Everyone is looking forward to the Olympics. It is expected that well over half-a-million visitors will descend on Beijing during the Games. While all those people will probably contribute to the excitement and energy of the event, it going to be crowded. Imagine trying to visit The Great Wall of China or the Forbidden City in mid-August. The crowds will make a packed weekend at Disney World look like a trip to one of the monasteries where the monks aren’t allowed to speak.

True, many touristy sites will be engorged with sightseers, but Beijing is a huge and wide-ranging city with plenty of corners that will go unnoticed by the visiting masses.

Here are a few places that are well worth visiting but will most likely end up under the radar of the average Olympic tourist.

1. Dashanzi Art District (a.k.a. 798 Art Zone) is the epicenter of Beijing’s independent arts scene. The area is made up of converted factory buildings that now act as art galleries for some of China’s most noteworthy talents. Not an art fan? Dashanzi is still worth a visit for its cafes, tailors, and restaurants. Though the neighborhood has recently gone through a period of gentrification, the arts scene is alive and well and worth a look.

2. The Golden Resources Shopping Mall is located in Haidian District. Yes, it’s in the guidebooks, so it’s not much of a secret, but it’s easy to get lost in. Or rather, it’s easy to lose the crowds by wandering through the twisting passages and multiple levels. There are surprises and bargains all over the place. Even if you are not a hardcore shopper, this is a great place to browse, snap some pictures, and maybe get a souvenir.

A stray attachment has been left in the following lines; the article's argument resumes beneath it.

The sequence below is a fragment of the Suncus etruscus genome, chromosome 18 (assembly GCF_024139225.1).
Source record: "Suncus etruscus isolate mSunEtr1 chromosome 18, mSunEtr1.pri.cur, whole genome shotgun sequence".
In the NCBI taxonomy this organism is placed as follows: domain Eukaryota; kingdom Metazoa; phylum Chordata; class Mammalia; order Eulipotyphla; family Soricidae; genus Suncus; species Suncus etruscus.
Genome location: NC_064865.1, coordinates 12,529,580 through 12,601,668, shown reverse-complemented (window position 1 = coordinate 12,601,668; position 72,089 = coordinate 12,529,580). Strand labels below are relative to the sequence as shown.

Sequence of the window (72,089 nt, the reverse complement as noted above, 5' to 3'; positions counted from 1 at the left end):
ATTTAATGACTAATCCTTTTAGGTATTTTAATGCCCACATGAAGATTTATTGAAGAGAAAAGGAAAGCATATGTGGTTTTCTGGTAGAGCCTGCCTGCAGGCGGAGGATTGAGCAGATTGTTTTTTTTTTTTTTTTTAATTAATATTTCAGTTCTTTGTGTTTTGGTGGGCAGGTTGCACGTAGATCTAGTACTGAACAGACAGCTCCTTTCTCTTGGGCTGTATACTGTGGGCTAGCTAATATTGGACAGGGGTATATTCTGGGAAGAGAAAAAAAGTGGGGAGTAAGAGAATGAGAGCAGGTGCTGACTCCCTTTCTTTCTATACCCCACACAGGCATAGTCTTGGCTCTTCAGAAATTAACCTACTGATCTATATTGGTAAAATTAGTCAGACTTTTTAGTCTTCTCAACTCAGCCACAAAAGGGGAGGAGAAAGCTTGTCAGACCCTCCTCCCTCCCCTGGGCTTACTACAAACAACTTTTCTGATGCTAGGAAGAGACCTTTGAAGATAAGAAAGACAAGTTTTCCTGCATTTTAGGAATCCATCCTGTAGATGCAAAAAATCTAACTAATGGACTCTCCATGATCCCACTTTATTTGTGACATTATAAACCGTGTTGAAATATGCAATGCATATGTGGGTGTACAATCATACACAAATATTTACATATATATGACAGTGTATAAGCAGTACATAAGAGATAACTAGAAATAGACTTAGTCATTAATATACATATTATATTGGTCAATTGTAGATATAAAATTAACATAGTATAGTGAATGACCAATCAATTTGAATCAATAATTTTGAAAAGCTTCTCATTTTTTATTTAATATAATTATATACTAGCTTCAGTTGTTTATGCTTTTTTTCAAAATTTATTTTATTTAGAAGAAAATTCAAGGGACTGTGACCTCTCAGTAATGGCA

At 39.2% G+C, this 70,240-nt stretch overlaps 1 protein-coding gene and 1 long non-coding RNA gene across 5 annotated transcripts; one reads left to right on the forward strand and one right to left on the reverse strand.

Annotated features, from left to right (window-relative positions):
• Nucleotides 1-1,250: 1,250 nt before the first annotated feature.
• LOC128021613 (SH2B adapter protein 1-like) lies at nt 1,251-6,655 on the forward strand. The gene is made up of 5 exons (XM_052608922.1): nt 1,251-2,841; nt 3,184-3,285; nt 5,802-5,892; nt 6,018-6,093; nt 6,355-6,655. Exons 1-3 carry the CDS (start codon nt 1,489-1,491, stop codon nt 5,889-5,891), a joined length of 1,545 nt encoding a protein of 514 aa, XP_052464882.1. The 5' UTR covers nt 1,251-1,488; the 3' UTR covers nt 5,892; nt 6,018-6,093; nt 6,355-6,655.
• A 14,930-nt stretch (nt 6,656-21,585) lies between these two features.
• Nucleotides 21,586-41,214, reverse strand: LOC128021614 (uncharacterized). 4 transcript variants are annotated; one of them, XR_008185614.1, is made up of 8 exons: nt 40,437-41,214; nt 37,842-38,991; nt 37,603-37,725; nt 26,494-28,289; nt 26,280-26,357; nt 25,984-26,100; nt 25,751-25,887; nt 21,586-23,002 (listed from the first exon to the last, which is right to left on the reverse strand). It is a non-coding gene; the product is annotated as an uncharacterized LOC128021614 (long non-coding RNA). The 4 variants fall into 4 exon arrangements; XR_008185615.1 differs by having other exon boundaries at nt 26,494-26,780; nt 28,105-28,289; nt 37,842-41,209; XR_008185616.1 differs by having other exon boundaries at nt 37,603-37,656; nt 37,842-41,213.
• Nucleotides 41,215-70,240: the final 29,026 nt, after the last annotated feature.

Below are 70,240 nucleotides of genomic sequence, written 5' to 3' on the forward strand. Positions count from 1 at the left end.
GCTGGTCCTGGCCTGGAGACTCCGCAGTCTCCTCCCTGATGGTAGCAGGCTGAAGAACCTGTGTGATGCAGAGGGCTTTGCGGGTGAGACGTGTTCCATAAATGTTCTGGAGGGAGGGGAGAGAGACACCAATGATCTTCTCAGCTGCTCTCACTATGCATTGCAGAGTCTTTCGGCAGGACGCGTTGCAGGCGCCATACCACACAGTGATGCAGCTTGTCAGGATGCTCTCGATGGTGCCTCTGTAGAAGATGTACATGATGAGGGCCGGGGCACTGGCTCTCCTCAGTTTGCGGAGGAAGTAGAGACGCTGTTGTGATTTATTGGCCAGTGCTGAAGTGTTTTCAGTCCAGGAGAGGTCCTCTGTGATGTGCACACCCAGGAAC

3. If you must visit the Great Wall, know that there are other options besides the popular spots at Badaling and Juyongguan. Though it is a little further afield, Simatai is one of the better Wall sites for more than one reason. Unlike the sections nearer the city, Simatai has not been completely rebuilt, meaning you are actually seeing some of the original structures. It is a bonus that it is much less crowded than other sites and boasts some magnificent scenery.

4. Lianhuachi Park has many of the attractions found in the more popular Beihai Park. The pavilions, ponds, rock gardens, and flowers (including thousands of lotuses) are straight out of a classical Chinese painting. Though it is a popular spot for Beijingers, most tourists will probably opt for the more famous Beihai, leaving you in Lianhuachi to snap photos of the ponds and practice tai chi with the locals.

5. Longfusi Snack Street (Dongcheng District) is the place to go for authentic Beijing eats. Restaurants line both sides of the street and there are plenty of vendors as well. Those who want to wander the city guided by their stomachs might also want to try some of the mom-and-pop joints located in the city’s many (but fast disappearing) alleyways (hutong).

Dashanzi gallery by pmorgan
Simatai Great Wall by +Rachel

The real Great Wall, and how to get there

The girl in the photo is my girlfriend, in the process of slowly freezing to death on the Great Wall. We were stuck in a snowstorm with the nearest hikers miles away. And that path? Yep, it’s as narrow as it looks, and I’m not exaggerating here, but one slip, and you’ll be falling a few hundred meters down straight cliffs.

Yet that hike at Simatai has been one of the most fun adventures we’ve taken. Why? We got to experience the real wall (which is rapidly crumbling), avoided the masses of tourists (see this ridiculous shot at Badaling, the most over-touristed section of the wall), and the climb was actually strenuous in parts.

We had such a blast that we returned to the wall a few months later, this time to Jiankou (translated as the “arrowhead”), the steepest section of the 3,000 mile Great Wall. Here, we camped in one of the watch-towers for a night, which I’m sure is not exactly legal, and hiked an untouched part of the wall that has been almost covered with dense vegetation. Here’s some info about hiking to Simatai and Jiankou. Backpackers in Beijing and hostels will also have more info for you (it’s a bit strange that Westerners will actually know more about the “wild” Great Wall than the local Chinese).

This gallery has photos from both trips.